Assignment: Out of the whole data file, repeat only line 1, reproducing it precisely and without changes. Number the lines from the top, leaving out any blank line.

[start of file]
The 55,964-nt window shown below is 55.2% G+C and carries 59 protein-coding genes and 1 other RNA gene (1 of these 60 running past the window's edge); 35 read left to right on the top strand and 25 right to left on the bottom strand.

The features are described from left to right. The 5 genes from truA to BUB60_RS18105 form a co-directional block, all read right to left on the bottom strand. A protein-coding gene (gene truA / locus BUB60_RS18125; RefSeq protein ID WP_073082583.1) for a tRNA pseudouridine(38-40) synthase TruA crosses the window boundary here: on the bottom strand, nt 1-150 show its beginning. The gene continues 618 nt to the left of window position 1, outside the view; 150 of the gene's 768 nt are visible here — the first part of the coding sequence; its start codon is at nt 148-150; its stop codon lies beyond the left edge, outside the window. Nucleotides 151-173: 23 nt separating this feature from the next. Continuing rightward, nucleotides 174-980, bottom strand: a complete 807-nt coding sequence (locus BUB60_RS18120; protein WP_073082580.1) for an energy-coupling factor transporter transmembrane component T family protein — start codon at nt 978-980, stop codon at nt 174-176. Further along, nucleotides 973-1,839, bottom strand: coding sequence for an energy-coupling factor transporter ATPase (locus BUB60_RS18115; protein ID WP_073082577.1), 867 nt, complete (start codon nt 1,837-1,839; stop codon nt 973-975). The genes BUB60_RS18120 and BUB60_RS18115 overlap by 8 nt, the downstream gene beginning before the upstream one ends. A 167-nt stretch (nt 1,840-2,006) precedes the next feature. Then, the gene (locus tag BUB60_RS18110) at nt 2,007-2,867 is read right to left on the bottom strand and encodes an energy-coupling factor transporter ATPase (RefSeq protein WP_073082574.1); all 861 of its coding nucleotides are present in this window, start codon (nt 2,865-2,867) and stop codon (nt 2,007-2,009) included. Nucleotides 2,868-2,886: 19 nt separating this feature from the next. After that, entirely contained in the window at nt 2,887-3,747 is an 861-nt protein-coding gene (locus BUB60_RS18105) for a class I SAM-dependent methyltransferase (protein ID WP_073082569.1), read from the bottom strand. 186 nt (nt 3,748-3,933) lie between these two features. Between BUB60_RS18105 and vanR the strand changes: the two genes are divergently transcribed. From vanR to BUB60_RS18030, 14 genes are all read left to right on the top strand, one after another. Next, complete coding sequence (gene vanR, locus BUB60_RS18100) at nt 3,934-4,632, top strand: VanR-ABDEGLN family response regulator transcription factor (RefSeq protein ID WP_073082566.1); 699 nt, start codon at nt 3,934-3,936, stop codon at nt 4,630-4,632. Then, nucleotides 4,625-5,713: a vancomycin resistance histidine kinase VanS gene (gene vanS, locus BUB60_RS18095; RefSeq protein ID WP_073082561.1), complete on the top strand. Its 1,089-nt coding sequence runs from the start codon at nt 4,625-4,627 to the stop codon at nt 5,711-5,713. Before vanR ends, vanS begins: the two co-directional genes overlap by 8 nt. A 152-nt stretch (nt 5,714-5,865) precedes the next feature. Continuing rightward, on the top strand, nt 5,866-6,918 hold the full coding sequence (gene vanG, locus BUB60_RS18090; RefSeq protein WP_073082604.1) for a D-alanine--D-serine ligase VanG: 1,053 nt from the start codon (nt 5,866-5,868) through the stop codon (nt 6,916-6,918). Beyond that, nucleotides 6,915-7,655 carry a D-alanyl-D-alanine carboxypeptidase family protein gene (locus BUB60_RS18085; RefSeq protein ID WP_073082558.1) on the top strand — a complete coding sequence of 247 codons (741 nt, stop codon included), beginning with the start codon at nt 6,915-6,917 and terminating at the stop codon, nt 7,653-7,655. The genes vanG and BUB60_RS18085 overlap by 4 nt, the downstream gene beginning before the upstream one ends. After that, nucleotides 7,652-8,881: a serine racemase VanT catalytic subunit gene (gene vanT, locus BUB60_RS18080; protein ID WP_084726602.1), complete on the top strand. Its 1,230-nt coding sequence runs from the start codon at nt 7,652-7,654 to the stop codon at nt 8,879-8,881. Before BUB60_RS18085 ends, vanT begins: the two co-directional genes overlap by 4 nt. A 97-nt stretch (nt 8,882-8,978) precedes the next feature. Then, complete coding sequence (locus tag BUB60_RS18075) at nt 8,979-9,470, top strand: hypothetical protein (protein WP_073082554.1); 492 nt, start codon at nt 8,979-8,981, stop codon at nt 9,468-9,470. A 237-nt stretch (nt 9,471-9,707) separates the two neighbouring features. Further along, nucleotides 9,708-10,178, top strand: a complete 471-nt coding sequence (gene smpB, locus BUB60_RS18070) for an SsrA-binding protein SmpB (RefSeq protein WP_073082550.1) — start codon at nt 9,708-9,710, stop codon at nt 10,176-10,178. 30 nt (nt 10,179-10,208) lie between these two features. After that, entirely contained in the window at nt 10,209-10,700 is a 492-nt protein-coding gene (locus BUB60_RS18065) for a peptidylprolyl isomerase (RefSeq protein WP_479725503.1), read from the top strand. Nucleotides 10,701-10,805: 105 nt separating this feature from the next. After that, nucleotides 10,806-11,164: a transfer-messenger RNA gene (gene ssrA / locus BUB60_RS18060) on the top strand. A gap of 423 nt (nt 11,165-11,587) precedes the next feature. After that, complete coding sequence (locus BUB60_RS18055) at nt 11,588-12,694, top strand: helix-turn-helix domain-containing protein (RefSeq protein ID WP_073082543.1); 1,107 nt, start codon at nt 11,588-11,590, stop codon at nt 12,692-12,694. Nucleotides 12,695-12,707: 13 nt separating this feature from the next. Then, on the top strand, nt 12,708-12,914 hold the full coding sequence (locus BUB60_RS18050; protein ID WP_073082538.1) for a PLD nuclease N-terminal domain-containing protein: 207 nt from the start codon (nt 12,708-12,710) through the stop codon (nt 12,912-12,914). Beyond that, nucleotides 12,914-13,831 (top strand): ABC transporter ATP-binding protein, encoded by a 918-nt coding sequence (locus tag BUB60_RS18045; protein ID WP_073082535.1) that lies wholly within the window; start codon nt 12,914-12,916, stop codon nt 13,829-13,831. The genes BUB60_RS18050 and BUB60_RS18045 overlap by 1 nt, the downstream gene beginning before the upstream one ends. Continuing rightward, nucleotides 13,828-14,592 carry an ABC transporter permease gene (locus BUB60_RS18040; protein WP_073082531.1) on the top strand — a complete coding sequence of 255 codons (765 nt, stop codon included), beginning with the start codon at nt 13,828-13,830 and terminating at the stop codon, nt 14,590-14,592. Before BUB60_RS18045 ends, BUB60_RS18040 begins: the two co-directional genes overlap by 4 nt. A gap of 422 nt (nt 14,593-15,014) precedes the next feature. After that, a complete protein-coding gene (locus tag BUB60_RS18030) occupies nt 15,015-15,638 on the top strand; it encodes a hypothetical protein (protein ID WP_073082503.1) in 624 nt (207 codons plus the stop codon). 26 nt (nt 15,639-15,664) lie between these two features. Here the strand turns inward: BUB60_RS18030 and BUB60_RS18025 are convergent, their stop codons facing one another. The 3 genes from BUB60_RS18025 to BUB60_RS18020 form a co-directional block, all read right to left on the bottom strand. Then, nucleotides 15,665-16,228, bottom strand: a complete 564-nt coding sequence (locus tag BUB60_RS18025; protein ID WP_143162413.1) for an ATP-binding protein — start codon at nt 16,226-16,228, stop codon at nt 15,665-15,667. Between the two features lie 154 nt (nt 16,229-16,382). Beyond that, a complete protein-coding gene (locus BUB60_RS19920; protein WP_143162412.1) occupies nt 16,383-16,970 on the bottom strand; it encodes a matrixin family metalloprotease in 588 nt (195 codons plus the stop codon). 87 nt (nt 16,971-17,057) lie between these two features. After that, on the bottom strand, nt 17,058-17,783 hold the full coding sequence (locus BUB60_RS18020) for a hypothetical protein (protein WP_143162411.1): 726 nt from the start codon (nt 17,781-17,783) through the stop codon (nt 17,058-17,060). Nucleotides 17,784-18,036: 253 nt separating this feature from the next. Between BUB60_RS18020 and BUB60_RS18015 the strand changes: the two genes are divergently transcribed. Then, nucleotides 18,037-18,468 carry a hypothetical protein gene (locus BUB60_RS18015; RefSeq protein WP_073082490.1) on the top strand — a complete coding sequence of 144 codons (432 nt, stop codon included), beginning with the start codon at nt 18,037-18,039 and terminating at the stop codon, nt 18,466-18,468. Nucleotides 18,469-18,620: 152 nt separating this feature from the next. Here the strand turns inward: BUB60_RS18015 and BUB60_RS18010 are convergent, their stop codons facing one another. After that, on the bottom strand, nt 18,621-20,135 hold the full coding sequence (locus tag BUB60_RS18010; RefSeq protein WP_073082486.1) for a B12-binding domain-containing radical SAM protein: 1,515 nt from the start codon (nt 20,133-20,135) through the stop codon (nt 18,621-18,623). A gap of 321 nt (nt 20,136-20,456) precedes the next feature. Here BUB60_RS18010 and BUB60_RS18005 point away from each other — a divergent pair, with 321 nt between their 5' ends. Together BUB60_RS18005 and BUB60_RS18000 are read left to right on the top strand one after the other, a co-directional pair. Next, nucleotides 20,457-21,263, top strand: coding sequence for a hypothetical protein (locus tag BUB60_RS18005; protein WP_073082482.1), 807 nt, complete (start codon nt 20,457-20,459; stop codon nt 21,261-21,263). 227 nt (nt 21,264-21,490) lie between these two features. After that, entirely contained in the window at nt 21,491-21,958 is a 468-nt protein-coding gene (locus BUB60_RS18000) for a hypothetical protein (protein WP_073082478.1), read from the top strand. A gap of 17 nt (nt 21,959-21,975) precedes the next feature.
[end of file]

The 55,964-nt window shown below is 55.2% G+C and carries 59 protein-coding genes and 1 other RNA gene (1 of these 60 running past the window's edge); 35 read left to right on the top strand and 25 right to left on the bottom strand.